Article abstract: Deleuze has provided important interpretations of crucial figures in the history of philosophy, including Immanuel Kant, Friedrich Nietzsche, David Hume, Baruch Spinoza, and Gottfried Wilhelm Leibniz. He has also developed what he has called a philosophy of difference.
Gilles Deleuze was born in 1925 into a conservative, bourgeois family living in the seventeenth arrondissement of Paris. Deleuze’s father, a veteran of World War I, was an engineer and inventor whose first business failed just before World War II. When the Germans invaded France from Belgium in the summer of 1940, the Deleuze family was in Deauville (in Normandy) on vacation. Because of the invasion, the family stayed in Deauville, and Deleuze attended the lycée there. At the lycée, Deleuze met a young teacher, Pierre Halwachs, who was the son of a famous sociologist. Deleuze refers to this encounter with Halwachs as an enlightening experience. Halwachs introduced Deleuze to the works of writers such as André Gide, Anatole France, and Charles Baudelaire. The two spent so much time together that suspicions were aroused about the nature of their relationship.
After a year in Deauville, Deleuze returned to Paris and attended the Lycée Carnot. Deleuze’s father worked in a factory that originally made dirigibles but had been turned into a rubber raft factory by the Germans. The income from this job was minimal, and therefore Deleuze was forced to attend public rather than private schools. While at the lycée, where Maurice Merleau-Ponty was a professor, Deleuze was placed in a class with a philosophy professor named Vialle. Deleuze greatly admired Vialle for the enthusiasm and energy he brought to his classes. In Vialle’s class, Deleuze acquired a love for learning philosophical concepts and realized that he wanted to spend the rest of his life doing philosophy. From this point, he excelled academically.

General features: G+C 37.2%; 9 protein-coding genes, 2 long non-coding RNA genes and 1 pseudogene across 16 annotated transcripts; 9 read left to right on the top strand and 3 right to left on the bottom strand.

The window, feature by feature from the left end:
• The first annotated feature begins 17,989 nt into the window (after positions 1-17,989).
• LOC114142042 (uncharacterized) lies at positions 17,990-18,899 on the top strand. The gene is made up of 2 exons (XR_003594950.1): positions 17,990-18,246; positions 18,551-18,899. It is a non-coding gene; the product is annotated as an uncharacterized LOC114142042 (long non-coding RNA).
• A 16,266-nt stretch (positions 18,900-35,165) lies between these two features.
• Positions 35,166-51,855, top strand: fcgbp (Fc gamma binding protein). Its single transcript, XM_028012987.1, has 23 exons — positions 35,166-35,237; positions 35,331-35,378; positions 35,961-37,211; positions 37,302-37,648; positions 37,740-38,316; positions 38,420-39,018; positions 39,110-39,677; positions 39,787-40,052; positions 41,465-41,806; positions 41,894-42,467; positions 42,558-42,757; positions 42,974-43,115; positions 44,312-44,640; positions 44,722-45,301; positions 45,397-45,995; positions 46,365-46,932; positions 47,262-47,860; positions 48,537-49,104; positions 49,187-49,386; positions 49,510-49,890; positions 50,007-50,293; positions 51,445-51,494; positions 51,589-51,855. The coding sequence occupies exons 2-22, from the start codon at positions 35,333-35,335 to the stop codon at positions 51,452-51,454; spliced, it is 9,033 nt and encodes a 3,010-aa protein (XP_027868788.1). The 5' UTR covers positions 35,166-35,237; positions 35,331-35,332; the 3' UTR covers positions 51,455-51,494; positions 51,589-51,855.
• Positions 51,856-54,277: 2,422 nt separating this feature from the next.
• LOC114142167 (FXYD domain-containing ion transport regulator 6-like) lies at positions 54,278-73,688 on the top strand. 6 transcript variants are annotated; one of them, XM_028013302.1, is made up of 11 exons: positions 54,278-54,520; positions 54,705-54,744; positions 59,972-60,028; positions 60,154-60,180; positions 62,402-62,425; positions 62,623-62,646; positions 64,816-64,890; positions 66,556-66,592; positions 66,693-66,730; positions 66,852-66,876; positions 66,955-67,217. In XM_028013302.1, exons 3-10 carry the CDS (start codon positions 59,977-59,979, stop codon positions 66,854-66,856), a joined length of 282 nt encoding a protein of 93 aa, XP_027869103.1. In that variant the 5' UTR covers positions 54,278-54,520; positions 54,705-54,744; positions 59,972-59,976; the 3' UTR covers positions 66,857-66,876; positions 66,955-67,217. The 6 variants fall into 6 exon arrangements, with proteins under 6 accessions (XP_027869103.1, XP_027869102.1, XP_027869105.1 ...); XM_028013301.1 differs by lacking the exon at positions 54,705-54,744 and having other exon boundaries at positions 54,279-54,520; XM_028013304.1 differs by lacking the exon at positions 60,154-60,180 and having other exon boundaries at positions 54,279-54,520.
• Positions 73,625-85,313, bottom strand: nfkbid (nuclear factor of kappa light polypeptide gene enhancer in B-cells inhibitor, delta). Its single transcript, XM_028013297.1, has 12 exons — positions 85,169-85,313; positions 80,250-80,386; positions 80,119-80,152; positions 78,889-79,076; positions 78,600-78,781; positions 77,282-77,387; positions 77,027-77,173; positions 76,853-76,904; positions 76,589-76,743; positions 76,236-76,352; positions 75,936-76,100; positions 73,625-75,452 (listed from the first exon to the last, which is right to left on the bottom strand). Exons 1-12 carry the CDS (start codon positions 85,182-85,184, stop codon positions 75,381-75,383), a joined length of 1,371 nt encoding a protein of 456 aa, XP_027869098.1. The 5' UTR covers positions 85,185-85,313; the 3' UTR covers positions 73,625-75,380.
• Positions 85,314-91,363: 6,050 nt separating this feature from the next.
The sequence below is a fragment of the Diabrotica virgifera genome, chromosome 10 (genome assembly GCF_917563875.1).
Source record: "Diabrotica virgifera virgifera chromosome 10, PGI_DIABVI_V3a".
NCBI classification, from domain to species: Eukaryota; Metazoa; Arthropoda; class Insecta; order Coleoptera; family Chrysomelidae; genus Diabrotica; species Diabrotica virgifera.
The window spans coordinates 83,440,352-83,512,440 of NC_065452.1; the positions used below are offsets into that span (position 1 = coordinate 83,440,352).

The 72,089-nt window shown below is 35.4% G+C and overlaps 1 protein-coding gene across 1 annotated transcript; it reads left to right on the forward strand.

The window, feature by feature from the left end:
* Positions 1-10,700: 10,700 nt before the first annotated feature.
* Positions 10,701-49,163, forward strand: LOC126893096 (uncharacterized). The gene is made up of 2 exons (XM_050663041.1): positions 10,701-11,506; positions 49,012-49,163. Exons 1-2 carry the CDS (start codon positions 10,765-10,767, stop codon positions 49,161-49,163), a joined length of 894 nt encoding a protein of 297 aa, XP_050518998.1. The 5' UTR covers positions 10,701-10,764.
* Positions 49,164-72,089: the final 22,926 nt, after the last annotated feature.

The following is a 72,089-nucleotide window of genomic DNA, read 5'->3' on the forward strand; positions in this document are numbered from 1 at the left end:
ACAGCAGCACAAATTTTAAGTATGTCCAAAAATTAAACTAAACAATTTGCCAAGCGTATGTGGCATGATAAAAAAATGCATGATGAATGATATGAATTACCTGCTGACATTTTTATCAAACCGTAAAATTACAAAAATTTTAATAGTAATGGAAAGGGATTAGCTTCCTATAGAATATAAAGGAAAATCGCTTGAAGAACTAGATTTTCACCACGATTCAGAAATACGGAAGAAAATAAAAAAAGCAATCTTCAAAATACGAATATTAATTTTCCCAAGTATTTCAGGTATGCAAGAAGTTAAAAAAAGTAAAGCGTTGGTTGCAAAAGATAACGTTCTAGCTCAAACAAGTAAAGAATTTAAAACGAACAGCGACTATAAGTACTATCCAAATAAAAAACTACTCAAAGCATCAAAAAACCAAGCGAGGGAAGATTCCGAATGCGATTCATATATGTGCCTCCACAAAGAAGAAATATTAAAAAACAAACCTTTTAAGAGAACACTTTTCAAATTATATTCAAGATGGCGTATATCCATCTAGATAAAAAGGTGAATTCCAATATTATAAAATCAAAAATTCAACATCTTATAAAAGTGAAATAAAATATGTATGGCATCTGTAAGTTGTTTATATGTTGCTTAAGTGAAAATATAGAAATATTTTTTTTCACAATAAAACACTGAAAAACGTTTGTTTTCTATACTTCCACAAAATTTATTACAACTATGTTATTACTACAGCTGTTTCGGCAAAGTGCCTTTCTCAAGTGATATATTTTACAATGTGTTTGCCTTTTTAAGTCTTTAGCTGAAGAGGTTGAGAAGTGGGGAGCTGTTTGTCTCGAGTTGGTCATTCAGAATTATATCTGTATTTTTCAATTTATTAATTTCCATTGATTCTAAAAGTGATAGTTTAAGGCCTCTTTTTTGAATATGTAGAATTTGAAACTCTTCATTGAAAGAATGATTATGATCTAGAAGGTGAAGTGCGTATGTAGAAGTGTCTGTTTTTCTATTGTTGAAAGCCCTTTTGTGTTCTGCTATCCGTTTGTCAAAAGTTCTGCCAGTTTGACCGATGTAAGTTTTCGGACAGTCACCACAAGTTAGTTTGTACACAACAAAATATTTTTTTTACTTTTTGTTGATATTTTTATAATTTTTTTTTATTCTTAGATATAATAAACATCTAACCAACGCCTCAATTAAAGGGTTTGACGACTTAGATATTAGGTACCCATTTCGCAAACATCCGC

In 1944, Deleuze graduated from the Lycée Carnot and entered the Sorbonne to further his studies in philosophy. Deleuze’s primary teachers at the Sorbonne were Ferdinand Aliquié (a René Descartes specialist and expert in Surrealism), Georges Canguilhem (who was Michel Foucault’s supervisor), and Jean Hyppolite (a Georg Wilhelm Friedrich Hegel specialist). Deleuze’s friends at the Sorbonne included Michel Butor, Michel Tournier, and François Châtelet. In 1948, Deleuze passed his agrégation de philosophie, a difficult postgraduate examination for teaching positions at lycées, and until 1957, he taught philosophy at various lycées. He first taught at the lycée in Amiens, then moved on to teach in Orleans, and finally returned to Paris to teach at the Lycée Louis-le-Grand. In 1953, Deleuze published a study on the English philosopher David Hume titled Empiricism and Subjectivity: An Essay on Hume’s Theory of Human Nature. The book was well received and is perhaps largely responsible for Deleuze’s being offered a position at the Sorbonne, a position Deleuze took. From 1957 until 1960, Deleuze taught the history of philosophy at the Sorbonne.
Deleuze left the Sorbonne to pursue his own research, and in 1960, he joined the Centre National de Recherche Scientifique, where he would meet Félix Guattari. Deleuze published numerous book reviews and articles during this time, many of which would later be expanded into books, but by far the most important and influential work was his book on Friedrich Nietzsche, Nietzsche and Philosophy. This book immediately established Deleuze as an important new voice on the French philosophical scene, and it perhaps single-handedly renewed interest in Nietzsche, for two years later, at the 1964 conference at Royaumont, Nietzsche’s writings would be discussed by those who would later become the most important philosophical figures in France. Among those who participated in this conference besides Deleuze were Michel Foucault, Jacques Derrida, Sarah Kofman, Jean Granier, and Eric Blondel. In the same year as the Royaumont conference, Deleuze published a book on Marcel Proust, Proust and Signs, which was also well received, though not as influential as his book on Nietzsche. In part because of the book’s success, Deleuze received an academic appointment at the university level, and at the urging of Foucault, Deleuze accepted an appointment at the University of Lyon that was to begin in 1969.
Deleuze’s appointment at the University of Lyon was conditional upon a successful defense of a major and minor thesis. Deleuze had been quite prolific while at the Centre National de Recherche Scientifique, so it was simply a matter of defending previously written texts. Deleuze’s defense was the first to be conducted following the events surrounding the May, 1968, protests. The ongoing protests caused Deleuze to protest that the professors conducting the defense seemed...
(The entire section is 2049 words.)